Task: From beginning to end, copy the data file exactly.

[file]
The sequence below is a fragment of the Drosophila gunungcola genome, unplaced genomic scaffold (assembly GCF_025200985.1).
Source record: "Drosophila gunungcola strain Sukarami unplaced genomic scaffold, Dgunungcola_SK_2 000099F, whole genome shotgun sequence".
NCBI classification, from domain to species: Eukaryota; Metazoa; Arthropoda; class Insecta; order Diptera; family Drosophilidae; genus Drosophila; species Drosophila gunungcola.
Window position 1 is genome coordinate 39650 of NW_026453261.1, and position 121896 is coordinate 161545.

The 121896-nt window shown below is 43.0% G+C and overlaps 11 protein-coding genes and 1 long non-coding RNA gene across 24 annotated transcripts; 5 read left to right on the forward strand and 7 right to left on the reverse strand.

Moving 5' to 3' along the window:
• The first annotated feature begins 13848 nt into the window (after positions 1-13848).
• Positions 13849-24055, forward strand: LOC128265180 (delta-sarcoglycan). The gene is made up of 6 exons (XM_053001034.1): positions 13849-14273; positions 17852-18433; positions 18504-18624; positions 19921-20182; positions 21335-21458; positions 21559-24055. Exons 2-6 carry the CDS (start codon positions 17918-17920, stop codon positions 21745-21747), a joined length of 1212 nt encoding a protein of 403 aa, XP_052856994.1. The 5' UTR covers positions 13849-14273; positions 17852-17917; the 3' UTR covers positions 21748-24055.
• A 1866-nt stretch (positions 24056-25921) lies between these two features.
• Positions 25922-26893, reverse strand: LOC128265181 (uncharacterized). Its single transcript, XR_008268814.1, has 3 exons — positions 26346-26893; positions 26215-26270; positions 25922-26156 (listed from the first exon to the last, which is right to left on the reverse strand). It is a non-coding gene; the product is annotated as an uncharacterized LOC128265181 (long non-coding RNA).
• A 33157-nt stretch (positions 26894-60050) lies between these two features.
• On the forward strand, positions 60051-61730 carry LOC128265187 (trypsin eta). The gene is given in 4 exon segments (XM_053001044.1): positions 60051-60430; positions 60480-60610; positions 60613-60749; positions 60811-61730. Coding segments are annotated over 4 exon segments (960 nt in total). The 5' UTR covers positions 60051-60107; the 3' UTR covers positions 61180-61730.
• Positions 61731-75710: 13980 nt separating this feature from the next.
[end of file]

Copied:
The sequence below is a fragment of the Drosophila gunungcola genome, unplaced genomic scaffold (assembly GCF_025200985.1).
Source record: "Drosophila gunungcola strain Sukarami unplaced genomic scaffold, Dgunungcola_SK_2 000099F, whole genome shotgun sequence".
NCBI classification, from domain to species: Eukaryota; Metazoa; Arthropoda; class Insecta; order Diptera; family Drosophilidae; genus Drosophila; species Drosophila gunungcola.
Window position 1 is genome coordinate 39650 of NW_026453261.1, and position 121896 is coordinate 161545.

The 121896-nt window shown below is 43.0% G+C and overlaps 11 protein-coding genes and 1 long non-coding RNA gene across 24 annotated transcripts; 5 read left to right on the forward strand and 7 right to left on the reverse strand.

Moving 5' to 3' along the window:
• The first annotated feature begins 13848 nt into the window (after positions 1-13848).
• Positions 13849-24055, forward strand: LOC128265180 (delta-sarcoglycan). The gene is made up of 6 exons (XM_053001034.1): positions 13849-14273; positions 17852-18433; positions 18504-18624; positions 19921-20182; positions 21335-21458; positions 21559-24055. Exons 2-6 carry the CDS (start codon positions 17918-17920, stop codon positions 21745-21747), a joined length of 1212 nt encoding a protein of 403 aa, XP_052856994.1. The 5' UTR covers positions 13849-14273; positions 17852-17917; the 3' UTR covers positions 21748-24055.
• A 1866-nt stretch (positions 24056-25921) lies between these two features.
• Positions 25922-26893, reverse strand: LOC128265181 (uncharacterized). Its single transcript, XR_008268814.1, has 3 exons — positions 26346-26893; positions 26215-26270; positions 25922-26156 (listed from the first exon to the last, which is right to left on the reverse strand). It is a non-coding gene; the product is annotated as an uncharacterized LOC128265181 (long non-coding RNA).
• A 33157-nt stretch (positions 26894-60050) lies between these two features.
• On the forward strand, positions 60051-61730 carry LOC128265187 (trypsin eta). The gene is given in 4 exon segments (XM_053001044.1): positions 60051-60430; positions 60480-60610; positions 60613-60749; positions 60811-61730. Coding segments are annotated over 4 exon segments (960 nt in total). The 5' UTR covers positions 60051-60107; the 3' UTR covers positions 61180-61730.
• Positions 61731-75710: 13980 nt separating this feature from the next.